By John Wright Team Dallas Voice

HIV services agencies need us as much as ever

John Wright

Last week I wrote about how the city of Dallas is planning to eliminate $325,000 in decades-old funding for HIV/AIDS services because of a huge budget shortfall.

A few weeks before, I’d written about how one local HIV/AIDS service provider is facing a 30 percent reduction in its budget next year as a direct result of the bad economy.

The other day, the Associated Press reported that charitable giving was down in 2008 for only the second time in more than a half-century of record-keeping.

This all goes to show that in 2009, perhaps more than ever, local HIV/AIDS service providers are in need of the LGBT community’s support. Which is why it seems so appropriate that Dallas Voice has chosen to sponsor a Lone Star Ride Team as a way to commemorate the newspaper’s 25th anniversary.

That being said, I’ll be the first to admit that I got involved for selfish reasons beyond just kissing my boss’ butt — something I’m not very good at anyway.

You see, I’ve been struggling for the last year or so with a chronic condition known as plantar fasciitis, a painful inflammation of the tendons that run along the bottom of the feet.

This condition has prevented me from engaging in almost any physical activity that involves running or even prolonged standing.

So when Publisher Robert Moore asked if I wanted to join the Voice’s LSR team, it occurred to me that bicycling may be one of the few activities that wouldn’t result in excruciating pain.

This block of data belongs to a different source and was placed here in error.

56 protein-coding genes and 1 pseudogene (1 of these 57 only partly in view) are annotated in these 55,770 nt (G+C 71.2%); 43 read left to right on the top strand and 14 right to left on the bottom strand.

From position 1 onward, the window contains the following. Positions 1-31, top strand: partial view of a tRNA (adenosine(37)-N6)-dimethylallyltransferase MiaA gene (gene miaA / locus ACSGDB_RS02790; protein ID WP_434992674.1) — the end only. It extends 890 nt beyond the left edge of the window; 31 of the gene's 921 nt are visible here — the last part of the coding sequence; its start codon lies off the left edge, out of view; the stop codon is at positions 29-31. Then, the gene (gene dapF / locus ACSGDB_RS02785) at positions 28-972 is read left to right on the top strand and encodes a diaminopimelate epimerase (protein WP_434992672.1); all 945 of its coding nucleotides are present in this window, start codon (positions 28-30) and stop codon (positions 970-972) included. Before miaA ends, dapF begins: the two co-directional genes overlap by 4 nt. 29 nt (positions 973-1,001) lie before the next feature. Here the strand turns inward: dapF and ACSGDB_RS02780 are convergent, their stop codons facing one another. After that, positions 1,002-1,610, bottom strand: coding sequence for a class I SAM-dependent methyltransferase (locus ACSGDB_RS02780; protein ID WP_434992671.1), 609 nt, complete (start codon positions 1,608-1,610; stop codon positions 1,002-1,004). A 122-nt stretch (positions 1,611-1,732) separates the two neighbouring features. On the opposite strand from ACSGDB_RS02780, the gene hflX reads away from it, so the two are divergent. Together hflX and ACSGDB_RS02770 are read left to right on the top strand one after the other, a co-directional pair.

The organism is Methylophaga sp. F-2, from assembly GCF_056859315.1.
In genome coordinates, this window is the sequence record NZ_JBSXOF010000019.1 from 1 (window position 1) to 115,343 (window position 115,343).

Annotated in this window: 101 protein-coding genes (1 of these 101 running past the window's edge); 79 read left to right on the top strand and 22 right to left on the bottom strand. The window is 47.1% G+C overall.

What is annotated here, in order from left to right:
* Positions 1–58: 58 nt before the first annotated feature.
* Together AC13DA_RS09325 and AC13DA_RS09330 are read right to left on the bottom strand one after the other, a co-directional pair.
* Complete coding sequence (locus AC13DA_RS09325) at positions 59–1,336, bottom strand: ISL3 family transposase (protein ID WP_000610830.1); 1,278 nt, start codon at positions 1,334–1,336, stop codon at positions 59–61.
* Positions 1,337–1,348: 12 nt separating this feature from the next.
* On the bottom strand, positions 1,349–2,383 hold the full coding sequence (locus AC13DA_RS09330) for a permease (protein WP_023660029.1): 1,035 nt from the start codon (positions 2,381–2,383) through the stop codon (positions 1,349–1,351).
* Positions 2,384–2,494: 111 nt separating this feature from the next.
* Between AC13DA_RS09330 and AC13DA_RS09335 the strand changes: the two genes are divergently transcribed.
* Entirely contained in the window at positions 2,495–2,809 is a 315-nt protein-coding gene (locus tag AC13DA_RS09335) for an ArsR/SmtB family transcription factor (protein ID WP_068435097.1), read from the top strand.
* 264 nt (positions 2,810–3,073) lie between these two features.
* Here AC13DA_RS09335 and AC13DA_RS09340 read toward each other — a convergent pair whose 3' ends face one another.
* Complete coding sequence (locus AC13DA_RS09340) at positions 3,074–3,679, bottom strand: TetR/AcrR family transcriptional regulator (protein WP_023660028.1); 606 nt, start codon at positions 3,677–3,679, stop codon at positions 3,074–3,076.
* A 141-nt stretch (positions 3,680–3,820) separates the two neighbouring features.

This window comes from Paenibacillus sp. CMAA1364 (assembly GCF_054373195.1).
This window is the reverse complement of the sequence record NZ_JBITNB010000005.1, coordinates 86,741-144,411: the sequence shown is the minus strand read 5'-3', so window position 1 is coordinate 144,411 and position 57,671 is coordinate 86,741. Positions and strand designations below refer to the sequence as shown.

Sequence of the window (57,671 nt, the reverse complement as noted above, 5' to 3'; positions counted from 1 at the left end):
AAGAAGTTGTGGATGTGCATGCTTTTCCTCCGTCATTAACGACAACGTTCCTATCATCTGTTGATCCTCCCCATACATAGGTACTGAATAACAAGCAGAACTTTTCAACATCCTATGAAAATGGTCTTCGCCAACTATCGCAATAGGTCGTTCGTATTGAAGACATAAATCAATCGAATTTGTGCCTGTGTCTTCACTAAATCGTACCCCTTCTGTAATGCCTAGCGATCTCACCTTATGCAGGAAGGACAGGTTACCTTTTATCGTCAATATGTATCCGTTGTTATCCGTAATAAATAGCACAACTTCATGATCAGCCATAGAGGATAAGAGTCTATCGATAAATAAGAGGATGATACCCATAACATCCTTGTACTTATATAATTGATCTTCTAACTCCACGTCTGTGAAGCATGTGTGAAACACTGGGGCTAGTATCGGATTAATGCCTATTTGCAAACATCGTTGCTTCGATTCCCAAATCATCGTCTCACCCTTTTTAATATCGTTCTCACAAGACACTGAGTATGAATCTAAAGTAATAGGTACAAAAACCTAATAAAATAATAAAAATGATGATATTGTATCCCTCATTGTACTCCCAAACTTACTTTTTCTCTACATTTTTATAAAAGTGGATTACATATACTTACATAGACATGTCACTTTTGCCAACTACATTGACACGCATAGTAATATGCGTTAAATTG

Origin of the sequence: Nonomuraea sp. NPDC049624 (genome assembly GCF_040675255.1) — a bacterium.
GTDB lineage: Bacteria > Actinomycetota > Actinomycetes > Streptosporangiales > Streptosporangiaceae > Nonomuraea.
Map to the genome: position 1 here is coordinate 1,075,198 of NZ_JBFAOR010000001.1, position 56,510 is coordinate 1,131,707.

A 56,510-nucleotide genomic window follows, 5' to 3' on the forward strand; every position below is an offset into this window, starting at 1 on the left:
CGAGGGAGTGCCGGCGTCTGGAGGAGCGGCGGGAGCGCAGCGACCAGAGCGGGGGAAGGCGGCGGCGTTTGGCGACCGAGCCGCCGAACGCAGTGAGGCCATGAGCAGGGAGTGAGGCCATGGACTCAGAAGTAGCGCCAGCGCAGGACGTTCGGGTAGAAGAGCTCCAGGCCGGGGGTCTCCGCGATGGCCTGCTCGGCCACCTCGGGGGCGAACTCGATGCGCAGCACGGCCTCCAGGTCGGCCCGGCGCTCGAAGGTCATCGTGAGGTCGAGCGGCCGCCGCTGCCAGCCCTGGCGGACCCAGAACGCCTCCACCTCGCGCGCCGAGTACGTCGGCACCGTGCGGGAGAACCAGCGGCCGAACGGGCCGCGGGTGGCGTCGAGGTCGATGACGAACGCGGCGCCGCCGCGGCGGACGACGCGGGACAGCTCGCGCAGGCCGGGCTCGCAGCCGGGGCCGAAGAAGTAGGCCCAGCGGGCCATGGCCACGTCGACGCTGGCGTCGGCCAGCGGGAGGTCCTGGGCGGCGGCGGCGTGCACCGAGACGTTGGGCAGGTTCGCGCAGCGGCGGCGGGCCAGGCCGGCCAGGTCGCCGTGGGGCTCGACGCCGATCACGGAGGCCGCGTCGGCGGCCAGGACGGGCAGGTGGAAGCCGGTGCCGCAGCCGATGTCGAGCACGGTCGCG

I bought an inexpensive hybrid bike, and after a handful of preliminary "training rides," my feet seem relatively OK. To make a long story short, LSR has been a good excuse for this pack-a-day smoker to try to get in shape.

At the same time, though, it’s doubtful anyone in the LGBT community hasn’t been touched by HIV/AIDS in some way.

My first experience with the disease came when I was about 15. A good friend of my aunt’s, along with his partner, had contracted AIDS. In the days before anti-retroviral drugs, Harold and Travis quickly wasted away and died, and I remember the horror stories my aunt told about caring for them in their final days.

But what’s had an even greater impact on me have been the stories I’ve heard and written about in almost 2 ½ years at the Voice— stories from legendary activists like William Waybourn and Deb Elder about Dallas’ response to the AIDS crisis.

The one thing that’s crystal clear from these stories is that if it hadn’t been for people like Waybourn, Elder and countless others who stepped up, there wouldn’t have been any response.

And 25 years later, it seems relatively little has changed.

HIV/AIDS service organizations still rely heavily on us, and some may even be in danger of going away.

If caught early and treated properly, HIV has become a manageable disease, but those are two huge "ifs." And the demographics have shifted to where an increasing number of minorities are affected by the disease, but does this really mean we should be any less concerned?

Lest you forget, we still live in a county where two current members of the Commissioners Court once argued in favor of a ban on condom distribution because they said the practice promoted immoral sexual behavior. Need I say more?

There’s still a lot of work ahead, and it doesn’t just involve marriage equality.

In the grand scheme of things, the Lone Star Ride seems like the least one could do, so I hope you’ll consider joining us.

For more information on the Lone Star Ride Fighting AIDS, go to Team Dallas Voice is recruiting new members and accepting donations.

This article appeared in the Dallas Voice print edition June 12, 2009.сео оптимизатор обучение онлайн бесплатно